ICER Update 01.27.22

Hello everyone, and welcome to this edition of Excelsior Solutions’ ICER Update.

  1. ICER has published its latest report on Unsupported Price Increases (UPI) of prescription drugs in the United States. A summary of the full report can be found here.

Among the top drugs with price increases in 2020 that had substantial effects on U.S. spending, ICER determined that seven of 10 lacked adequate new evidence to demonstrate a significant clinical benefit that was not yet previously known. The 2020 unsupported price increases on these seven treatments, even after pharmaceutical rebates and other concessions, cost the U.S. health system an additional $1.67 billion beyond what would have been spent if their net prices had remained flat. ICER’s Chief Medical Officer David Rind, MD stated:

“While prescription drugs continue to arrive in the U.S. with increasingly high launch prices — often not aligned with those therapies’ ability to improve patients’ lives — year-over-year price increases have slowed considerably since ICER began issuing these UPI reports.

However, there remain many high-cost brand drugs that continue to experience annual price hikes, even after accounting for their rebates. The most extreme of these is Humira, with an ever-escalating U.S. price that contrasts starkly to its falling price in every country where Humira currently faces biosimilar competition. Even more concerning, several of these treatments have been on the market for many years, with scant evidence that they are any more effective than we understood them to be years ago when they cost far less. If new data emerge that show a treatment may be more beneficial than what was previously understood, perhaps some level of price increase is warranted. For seven of the 10 high-cost drugs we profiled in this year’s report, though, we found that the price increases lacked such justification.”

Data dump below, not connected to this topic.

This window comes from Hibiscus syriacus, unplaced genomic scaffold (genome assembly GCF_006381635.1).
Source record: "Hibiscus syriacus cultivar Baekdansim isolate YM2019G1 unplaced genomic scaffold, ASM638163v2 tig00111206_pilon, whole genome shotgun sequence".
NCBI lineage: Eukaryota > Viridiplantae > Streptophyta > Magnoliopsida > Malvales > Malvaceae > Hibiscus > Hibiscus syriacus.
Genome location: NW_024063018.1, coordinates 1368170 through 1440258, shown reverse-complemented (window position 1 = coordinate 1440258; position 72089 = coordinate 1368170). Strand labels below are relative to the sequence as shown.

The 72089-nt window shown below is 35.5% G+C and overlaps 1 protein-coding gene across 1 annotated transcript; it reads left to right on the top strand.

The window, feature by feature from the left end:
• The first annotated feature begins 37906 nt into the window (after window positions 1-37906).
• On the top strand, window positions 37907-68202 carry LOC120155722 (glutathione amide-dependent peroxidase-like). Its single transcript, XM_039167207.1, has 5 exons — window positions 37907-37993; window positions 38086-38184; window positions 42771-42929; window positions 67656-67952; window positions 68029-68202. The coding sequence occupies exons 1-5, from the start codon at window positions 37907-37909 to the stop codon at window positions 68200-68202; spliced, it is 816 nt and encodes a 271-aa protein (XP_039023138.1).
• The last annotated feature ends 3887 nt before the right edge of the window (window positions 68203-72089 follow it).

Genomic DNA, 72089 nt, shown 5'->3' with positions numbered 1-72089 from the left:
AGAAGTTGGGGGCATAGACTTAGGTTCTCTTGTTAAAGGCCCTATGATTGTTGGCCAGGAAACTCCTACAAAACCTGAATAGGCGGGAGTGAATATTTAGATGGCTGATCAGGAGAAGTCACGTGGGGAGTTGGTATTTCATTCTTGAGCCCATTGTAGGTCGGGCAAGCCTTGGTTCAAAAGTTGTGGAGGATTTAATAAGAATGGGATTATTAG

Drugs included on ICER’s list had to meet the following criteria, consistent with ICER’s previous UPI reports:

  • Were among the top 250 drugs by 2020 U.S. sales revenue;
  • Experienced WAC (list) price increases that were more than 2 percentage points higher than the rate of medical inflation between the end of 2019 and the end of 2020;
  • Even after rebates and other concessions, experienced net price increases; and
  • After net price increases were vetted with manufacturers, were found to be the top 10 drugs whose price increases — as opposed to volume increases — contributed to the largest increase in U.S. spending.

Fortunately, the impact of these products on your pharmacy benefit plan is being mitigated through the implementation of practical, common sense utilization and formulary management tactics and strategies that we have discussed with you, and together, we will be vigilant going forward. The looming launch of the first biosimilar version of Humira at the end of January 2023 is at the forefront of our collective attention.

  1. ICER posted its revised Evidence Report assessing the comparative clinical effectiveness and value of tirzepatide (Eli Lilly) for the treatment of Type 2 diabetes.